Roomixer presents a twist on hotel bookings by monetising turnaways

ditulis oleh : Jomblo Terhormat 09 Juli 2013
The seed for Roomixer was planted a year ago – a marketplace for hotels and vacation rentals to trade business they are turning away.

The B2B service was conceived in Tel Aviv, initially for small properties but after a pilot, Delilah Dagmi joined founders Liran Jakob Rosenfeld (CEO) and Salick Cogan (CTO), bringing hotel chain experience with her and the concept was expanded to all types of accommodation.

Following a seed round of $500,000 earlier this year from angel investors, the plan is to launch in Amsterdam in July although a pilot is ongoing in Israel.

Revenue will be drawn from commissions as well as fees charged on the money made by hotels from buying and selling rooms via the platform.

Describe what your start-up does, what problem it solves (differently to what is already out there) and for whom?

As an act of good service, accommodation often refers guests for whom they don’t have a room to a different accommodation.

Roomixer offers a way to solve the turnaways market pain:

When a guest contacts a hotel to make a booking, the hotel can ask them if they would like a nearby hotel to contact him/her in case of a vacancy. If the guest approves, the hotel can publish the guest reservation request on Roomixer’s marketplace. Other accommodation can see the newly published guest reservation request and pursue it.

Once the reservation has materialized, a commission is earned by the referring hotel.

Why should people or companies use your startup?

Our startup is a B2B business and it is aimed for use by any type of accommodation.

We bring a new revenue stream for hotels. As sellers, they can publish their turnaways at no cost and earn a commission if the referral turns into a booking. As buyers, they get access to a new marketing channel, buying referrals for no cost and paying a small commission (lower than OTAs) only if they manage to convert the referral into a booking. No guaranteed reservation – no cost.

Another big advantage is that unlike marketing campaigns, in Roomixer you have access to certified referrals. You have all the information of what the guest is looking for (when, where, special requirements, etc), so you can offer them the best for their specific needs.

Other than going viral and receiving mountains of positive PR, what is the strategy for raising awareness and getting customers/users?

We are about to launch our product in Amsterdam. Amsterdam has been chosen as the pilot city due to its high occupancy rates, small geographical size, logistical advantages and the connections we already made with the hotel chains there.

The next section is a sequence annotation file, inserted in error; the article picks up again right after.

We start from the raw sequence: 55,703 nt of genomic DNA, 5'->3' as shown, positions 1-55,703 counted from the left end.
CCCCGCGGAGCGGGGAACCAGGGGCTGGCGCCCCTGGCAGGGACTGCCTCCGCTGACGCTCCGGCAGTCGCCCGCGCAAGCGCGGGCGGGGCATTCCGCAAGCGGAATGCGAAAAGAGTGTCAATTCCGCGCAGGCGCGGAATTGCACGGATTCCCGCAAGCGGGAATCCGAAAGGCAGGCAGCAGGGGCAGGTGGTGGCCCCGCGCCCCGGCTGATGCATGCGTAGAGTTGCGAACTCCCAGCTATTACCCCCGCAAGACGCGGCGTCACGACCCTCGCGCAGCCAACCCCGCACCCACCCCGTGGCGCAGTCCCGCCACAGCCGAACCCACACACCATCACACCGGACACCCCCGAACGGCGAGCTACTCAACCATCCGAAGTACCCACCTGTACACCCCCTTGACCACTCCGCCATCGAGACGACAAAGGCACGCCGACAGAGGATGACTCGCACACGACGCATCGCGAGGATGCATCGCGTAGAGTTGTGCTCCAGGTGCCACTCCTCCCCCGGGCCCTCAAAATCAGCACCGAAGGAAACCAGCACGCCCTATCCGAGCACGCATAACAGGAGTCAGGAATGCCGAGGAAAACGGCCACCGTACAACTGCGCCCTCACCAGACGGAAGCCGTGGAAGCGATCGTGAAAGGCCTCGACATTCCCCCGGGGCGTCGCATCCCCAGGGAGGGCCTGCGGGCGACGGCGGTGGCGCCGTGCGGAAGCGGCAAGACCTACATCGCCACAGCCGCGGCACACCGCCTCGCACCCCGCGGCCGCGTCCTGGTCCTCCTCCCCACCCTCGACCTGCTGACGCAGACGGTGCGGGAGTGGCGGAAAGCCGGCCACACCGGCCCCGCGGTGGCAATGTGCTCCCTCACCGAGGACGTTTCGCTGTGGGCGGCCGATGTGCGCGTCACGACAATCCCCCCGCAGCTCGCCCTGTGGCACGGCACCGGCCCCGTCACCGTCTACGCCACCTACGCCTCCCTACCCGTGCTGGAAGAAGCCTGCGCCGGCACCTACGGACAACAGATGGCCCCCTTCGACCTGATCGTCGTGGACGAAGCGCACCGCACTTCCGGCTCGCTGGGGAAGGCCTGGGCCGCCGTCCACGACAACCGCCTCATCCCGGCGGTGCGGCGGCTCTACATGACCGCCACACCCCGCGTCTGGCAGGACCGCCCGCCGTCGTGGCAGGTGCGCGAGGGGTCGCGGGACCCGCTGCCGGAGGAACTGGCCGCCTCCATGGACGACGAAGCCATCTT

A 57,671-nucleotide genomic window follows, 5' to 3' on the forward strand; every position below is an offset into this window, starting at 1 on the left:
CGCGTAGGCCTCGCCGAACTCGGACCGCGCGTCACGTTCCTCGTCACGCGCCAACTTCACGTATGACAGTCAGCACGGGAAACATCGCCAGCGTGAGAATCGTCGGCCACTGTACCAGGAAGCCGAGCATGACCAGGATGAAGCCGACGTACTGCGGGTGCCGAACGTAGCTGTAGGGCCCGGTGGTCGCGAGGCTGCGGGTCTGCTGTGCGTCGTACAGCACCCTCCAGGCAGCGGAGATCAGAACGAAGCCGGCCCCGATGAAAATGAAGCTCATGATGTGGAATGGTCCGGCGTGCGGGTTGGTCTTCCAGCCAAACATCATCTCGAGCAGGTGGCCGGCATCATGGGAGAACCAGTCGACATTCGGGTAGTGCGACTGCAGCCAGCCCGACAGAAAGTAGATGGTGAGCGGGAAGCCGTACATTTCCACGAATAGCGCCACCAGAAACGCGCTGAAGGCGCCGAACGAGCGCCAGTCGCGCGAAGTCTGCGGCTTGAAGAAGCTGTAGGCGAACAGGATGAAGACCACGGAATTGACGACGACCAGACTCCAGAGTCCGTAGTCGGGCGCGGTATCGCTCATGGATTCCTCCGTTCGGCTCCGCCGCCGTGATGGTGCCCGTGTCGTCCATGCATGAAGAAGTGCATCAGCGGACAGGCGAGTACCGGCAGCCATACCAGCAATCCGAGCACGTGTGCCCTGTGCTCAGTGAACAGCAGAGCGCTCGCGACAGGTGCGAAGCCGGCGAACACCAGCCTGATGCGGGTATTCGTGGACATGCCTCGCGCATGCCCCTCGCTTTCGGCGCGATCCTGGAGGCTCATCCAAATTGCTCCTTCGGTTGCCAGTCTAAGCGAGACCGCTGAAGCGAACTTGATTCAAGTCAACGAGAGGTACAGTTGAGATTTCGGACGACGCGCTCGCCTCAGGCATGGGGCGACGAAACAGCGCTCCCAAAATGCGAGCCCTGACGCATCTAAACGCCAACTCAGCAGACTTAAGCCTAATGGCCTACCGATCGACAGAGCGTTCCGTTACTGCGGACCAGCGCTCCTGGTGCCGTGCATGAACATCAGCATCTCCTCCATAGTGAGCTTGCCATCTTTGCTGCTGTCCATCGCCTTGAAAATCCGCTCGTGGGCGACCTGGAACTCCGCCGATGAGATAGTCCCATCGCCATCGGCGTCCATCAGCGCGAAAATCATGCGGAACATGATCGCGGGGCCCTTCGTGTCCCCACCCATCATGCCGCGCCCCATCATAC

Since our product is location oriented, we plan to take over the biggest and busiest cities in the world with the help of hotel chains and local partners.

How did your initial idea evolve? Were there changes/any pivots along the way? What other options have you considered for the business if the original vision fails?

The idea came from our CEO, Liran Jakob Rosenfeld. He was previously an owner/operator of a boutique hotel in South America and a guest house, which he built from scratch and sold two years later. In 2007, he founded MiniHostels – an online booking portal serving over 3,500 hotels and hostels worldwide, with a strong footprint in South America.

During these years, Liran visited over a thousand receptions all over the world and witnessed the same scenario happen everywhere he went – people would call or email the hotel to make a booking, but wouldn’t be able to.

When we first started, our idea was to create a kind of “receptionist marketplace”, where front desk managers would get rewarded for selling turnaways. This idea pivoted to our current pure B2B model. Roomixer’s mission is to provide a new revenue stream for hotels.

Where do you see yourselves in 3 years time, what specific challenges do you hope to have overcome?

Both Liran and I have experience with building companies and entrepreneurship. We want to build a nice company and expand it to different busy cities around the world. We both try to enjoy our work as much as possible, so having the chance to travel a lot is very exciting for us. That’s also one of our biggest challenges. Since we are a location oriented startup and not a viral one (in the common sense of the word), we need to launch our product with high touch marketing.

What is wrong with the travel, tourism and hospitality industry that requires another startup to help it out?

I think that the travel tech industry is in a bit of a hold right now. We hope to change this and bring innovation and creativity.

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